For Joe Root and England, it was the same sorry old story on Australian soil, a nightmare after Christmas. Even with a Covid-caused crowd of just 57,100 at the MCG, this is Australian cricket’s grandest stage; for England, everything that could have gone wrong, did go wrong.
England made four changes to their side for the sixth time this year, and 22nd time in 10 Tests. Asked to bat first with the skies grey and the pitch green, they lost their openers cheaply on the way to being bowled out for 185. By stumps, Australia had batted 14 overs, losing just one wicket and scoring at four an over. It really felt like the end of days.
Root? It was fifty and out once more, which is the tale of his 12 Tests in Australia. Nine times down under he has made a half-century, but never has he gone on to three figures. Again, he was caught behind the wicket, this time by keeper Alex Carey off Mitchell Starc, fiddling at exactly the sort of ball he has been imploring himself to leave alone. He left with a huge swish of his bat that made plain his frustration.
Root had bullishly said he was ready to “bang out a hundred”. For all the world it looked like this, with perfect timing on the grandest stage, he was as good as his word. It had been a sparkling little innings – little, sadly, being the operative word – from Root, totally dominating England’s scoring and looking as at ease as he ever has in Australia.
The running between the wickets was hard, the placement delicate, and another milestone passed: when he reached 27, he moved into third place, past Graeme Smith’s 2008, on the list of most runs win a calendar year. A century in his penultimate innings of a remarkable year would have sent him soaring up towards the top two, Mohammad Yousuf in 2006 and Viv Richards in 1976. In his last, he needs 31 to knock off Richards, and 109 to edge past Yousuf. How grateful he would be for 109 – and not for his own records.
The most remarkable thing about Root’s year is the gulf in class between the best and the rest. And so it was here once more. The new opening pair, Haseeb Hameed and Zak Crawley, lasted no time at all, unable to live with Pat Cummins. Dawid Malan stuck around gamely again, but fell on the stroke of lunch, to Cummins again, in a grievous blow to England’s hopes.
By the time Root departed, he had 1,680 runs for the year. England’s next best are Rory Burns (dropped, on 530), and nobody else has even made 400. So Root has 1,150 more than second place. Only Malan, back in the side for five matches, has an average (38.5) even half of Root’s (62).
Root had been giving England hope after Pat Cummins prised out the top three in two sensational spells in the opening session. There was little Haseeb Hameed could do about the thin edge to a beautiful ball, but Zak Crawley and Dawid Malan, having looked good, might reflect that their dismissals, caught at gully and first slip respectively, were to the kind of balls England have spent all week talking about leaving.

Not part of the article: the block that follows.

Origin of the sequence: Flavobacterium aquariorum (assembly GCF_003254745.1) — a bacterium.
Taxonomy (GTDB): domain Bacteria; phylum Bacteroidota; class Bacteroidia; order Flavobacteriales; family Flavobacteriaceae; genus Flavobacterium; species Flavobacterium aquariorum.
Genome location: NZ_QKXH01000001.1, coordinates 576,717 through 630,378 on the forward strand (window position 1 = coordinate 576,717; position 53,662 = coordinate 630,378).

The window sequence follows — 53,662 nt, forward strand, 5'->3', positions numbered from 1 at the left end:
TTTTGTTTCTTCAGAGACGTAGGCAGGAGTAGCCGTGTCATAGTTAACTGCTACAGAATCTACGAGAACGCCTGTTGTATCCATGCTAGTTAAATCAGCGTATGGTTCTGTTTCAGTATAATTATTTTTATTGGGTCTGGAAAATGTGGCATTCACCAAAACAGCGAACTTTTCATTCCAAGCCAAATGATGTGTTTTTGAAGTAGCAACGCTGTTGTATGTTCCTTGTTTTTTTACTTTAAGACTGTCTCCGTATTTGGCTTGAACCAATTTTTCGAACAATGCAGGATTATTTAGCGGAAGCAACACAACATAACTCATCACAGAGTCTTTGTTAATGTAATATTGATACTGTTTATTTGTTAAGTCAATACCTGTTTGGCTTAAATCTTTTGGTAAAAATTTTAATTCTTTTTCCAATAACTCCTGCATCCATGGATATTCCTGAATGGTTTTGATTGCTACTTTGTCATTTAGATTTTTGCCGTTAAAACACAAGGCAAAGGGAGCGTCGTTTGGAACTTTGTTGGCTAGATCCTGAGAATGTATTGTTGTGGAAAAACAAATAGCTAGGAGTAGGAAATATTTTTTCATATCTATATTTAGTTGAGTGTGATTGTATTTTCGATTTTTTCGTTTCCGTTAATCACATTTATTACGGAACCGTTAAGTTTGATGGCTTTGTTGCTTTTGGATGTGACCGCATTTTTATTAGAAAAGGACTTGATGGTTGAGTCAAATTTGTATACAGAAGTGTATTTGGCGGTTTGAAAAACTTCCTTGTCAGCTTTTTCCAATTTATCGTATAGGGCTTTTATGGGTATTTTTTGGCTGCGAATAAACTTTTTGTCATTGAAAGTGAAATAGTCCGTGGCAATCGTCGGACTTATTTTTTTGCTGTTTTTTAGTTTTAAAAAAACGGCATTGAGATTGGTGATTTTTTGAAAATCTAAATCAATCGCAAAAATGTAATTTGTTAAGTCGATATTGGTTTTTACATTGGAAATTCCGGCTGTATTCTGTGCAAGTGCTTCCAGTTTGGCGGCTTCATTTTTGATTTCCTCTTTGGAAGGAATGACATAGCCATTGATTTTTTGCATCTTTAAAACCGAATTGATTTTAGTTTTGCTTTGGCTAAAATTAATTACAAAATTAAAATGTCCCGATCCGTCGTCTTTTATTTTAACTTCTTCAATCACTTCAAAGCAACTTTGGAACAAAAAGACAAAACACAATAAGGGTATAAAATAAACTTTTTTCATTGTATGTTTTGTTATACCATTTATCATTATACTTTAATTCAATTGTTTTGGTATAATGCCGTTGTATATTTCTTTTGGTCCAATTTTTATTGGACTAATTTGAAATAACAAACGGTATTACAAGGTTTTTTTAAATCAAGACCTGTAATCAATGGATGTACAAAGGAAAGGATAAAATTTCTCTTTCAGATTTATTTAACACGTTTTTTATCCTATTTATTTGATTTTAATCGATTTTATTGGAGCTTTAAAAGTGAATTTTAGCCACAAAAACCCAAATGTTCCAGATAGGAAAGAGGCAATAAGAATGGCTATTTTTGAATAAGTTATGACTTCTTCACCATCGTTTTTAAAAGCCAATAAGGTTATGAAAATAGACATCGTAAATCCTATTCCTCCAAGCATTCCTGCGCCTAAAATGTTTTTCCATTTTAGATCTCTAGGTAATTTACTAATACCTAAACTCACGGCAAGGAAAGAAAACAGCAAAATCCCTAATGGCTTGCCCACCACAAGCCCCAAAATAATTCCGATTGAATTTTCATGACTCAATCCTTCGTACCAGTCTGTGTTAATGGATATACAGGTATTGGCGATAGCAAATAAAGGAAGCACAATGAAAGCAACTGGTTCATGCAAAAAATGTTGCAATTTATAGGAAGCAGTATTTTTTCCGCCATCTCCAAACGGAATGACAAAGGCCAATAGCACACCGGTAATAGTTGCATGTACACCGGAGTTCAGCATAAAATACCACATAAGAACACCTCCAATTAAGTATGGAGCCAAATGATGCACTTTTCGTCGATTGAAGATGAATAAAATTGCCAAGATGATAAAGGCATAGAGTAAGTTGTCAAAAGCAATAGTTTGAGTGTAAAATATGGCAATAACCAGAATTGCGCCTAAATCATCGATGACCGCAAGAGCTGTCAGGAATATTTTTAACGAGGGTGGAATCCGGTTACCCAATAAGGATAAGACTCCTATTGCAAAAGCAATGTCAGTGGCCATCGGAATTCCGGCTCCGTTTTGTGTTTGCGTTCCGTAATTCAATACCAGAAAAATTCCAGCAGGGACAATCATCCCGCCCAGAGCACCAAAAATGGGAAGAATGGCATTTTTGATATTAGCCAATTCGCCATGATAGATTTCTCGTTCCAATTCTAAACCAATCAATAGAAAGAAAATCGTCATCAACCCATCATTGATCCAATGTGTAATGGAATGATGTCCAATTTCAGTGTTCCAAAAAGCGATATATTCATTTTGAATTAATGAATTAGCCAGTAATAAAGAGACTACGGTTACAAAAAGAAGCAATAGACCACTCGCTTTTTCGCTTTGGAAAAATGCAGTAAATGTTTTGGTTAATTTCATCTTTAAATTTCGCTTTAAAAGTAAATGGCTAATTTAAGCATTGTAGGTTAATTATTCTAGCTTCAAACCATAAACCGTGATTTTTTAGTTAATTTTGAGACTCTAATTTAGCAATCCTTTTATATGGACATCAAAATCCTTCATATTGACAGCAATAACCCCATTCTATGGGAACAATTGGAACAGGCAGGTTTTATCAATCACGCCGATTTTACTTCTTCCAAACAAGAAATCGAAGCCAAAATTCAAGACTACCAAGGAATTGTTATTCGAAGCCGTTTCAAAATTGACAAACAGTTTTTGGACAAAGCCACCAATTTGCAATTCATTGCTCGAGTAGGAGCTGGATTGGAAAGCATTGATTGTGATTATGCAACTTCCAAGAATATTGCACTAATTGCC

Hameed made a duck, England’s 50th of the year. Four of them belong to him, and 14 to openers. Crawley, meanwhile, went for 12, one more than his average in 2021; that said, he has been parachuted into a Test series with no preparation. Malan shared a stand of 48 with Root, digging in hard, before falling to the ball before lunch. Given England’s dependence on that pair, it was a hammer blow.
If the three wickets to fall in the first session were to excellent bowling, the three between lunch and tea were to batsman’s error, each worst than the last. Root could not resist seeking a single off Starc, and paid the price. Ben Stokes, having got himself in, attempted to upper-cut the excellent Cameron Green, and tangled himself into being caught at point. Most alarming, depressing and shocking was Jos Buttler, who battled so gamely in Adelaide, but fell slogging Nathan Lyon in the over before tea. England had ended each session with a wicket.
It was left to Jonny Bairstow, back in the side with no form to speak of, to work with the tail. He played solidly enough, riding his luck with a couple of inside edges and crunching handsome boundaries. He fell in embarrassing fashion, floored by a Starc bouncer, with his uppercut ballooning to gully off the glove.
By then, Mark Wood had become Scott Boland’s maiden Test wicket, lbw. And while Ollie Robinson and Jack Leach had some fun, swinging hard, it was far too late. With Lyon picking up a couple more, England were all out for 185.
That David Warner would fly out of the blocks seemed inevitable. He zipped along, gleefully, before edging to gully for a 41-ball 38. England, with the exception of Wood, were desperately flat, and runs flowed with ease for Australia. Their reward will be a nice day for batting on Sunday, when England are ripe for the taking.